This, the author's definitive edition of the sequel to Ender's Game, also includes an original postscript written and recorded by the author himself, Orson Scott Card!.
Browse more titles in the Ender Wiggin series.
©1986, 1990 Orson Scott Card; (P)2002 Fantastic Audio, an Imprint of Audio Literature
"The most powerful work Card has produced. Speaker not only completes Ender's Game, it transcends it." (Fantasy Review)
This is the second in the series. It was new to me, the same readers as the unabridged Ender 20th anniversary. Not the same story, takes place in the future. Some complain about that, and the voices of the readers. I think they did a good job. Nice story, just finishing today, and I've gone on to Xenocide now.
Sequels are hard to do. I thought Speaker for the Dead was a great sequel because it had Ender dealing with what happened in the first book as well as including a neat new story. Yes, the book is a bit more philosophical than Ender's Game, as others have pointed out, but the philosophical parts are well integrated and I found them interesting and thought they added good development to the story. I really liked hearing this book.
This book does a good job of continuing the Ender story. But it does not deliver the psychological insights as powerfully as Ender's Game does. The multi-narrator performance is better done than in Ender's Game. If you are a fan of Sci-Fi, you will not be sorry if you want to hear all 4 of the Ender books.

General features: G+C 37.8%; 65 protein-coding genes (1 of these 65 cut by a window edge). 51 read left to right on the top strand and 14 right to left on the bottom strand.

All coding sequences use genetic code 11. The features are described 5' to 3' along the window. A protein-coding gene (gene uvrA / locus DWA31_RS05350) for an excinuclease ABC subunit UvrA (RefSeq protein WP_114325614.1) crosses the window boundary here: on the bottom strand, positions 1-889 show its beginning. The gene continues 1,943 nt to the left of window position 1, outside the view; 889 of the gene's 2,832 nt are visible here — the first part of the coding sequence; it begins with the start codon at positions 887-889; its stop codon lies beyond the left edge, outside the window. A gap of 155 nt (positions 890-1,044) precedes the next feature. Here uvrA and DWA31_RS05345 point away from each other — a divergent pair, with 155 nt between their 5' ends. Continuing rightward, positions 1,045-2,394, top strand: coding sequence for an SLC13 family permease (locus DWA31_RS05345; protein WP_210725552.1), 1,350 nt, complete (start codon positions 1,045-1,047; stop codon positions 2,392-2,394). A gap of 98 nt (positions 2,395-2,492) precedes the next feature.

I was looking for more of Ender and Card delivers, if after a long introductory movement.
Overall the story is strong, moving, and philosophical. The book circling around classic sci-fi themes like the shape of "humanity," the challenges and opportunities of difference, and the limits of scientific knowledge. Card also draws a sharp eye on the weight of a single human life, and how shows how even a life of poor choices affirms the gift of life.
The main weakness of the book is typical of Card, or perhaps his choice of characters: to much thinking or exposing how the world works and not enough invoking the physical presence of the world his characters inhabit. In Ender's Game, we might forgive him for the castrophobic setting, but in Speaker of the Dead we visit an alien world. I am disappointed for all the weight the means for Ender and the Hive Queen, I get little more than a 70's Dr. Who sketch of the setting, and nothing that viseral that remains even after multiple listenings.
I look forward to reading more of this universe Card has created.
Since reading and then later hearing “Ender’s Game” again 20 years later, I learned there were more stories and that this was a trilogy with a 4th book! I bought all of them. This is mostly because I liked the first book so much and the fact that I wanted to hear “The rest of the story.” In this book we are a mere 3000 years after Ender finished kicking Bugger butt and Ender is still going. By the end of this book you feel bad about what Ender did to the Buggers and want to know what that fleet is going to do, as well as some of the other interesting story lines and thus get the 3rd book Xenocide.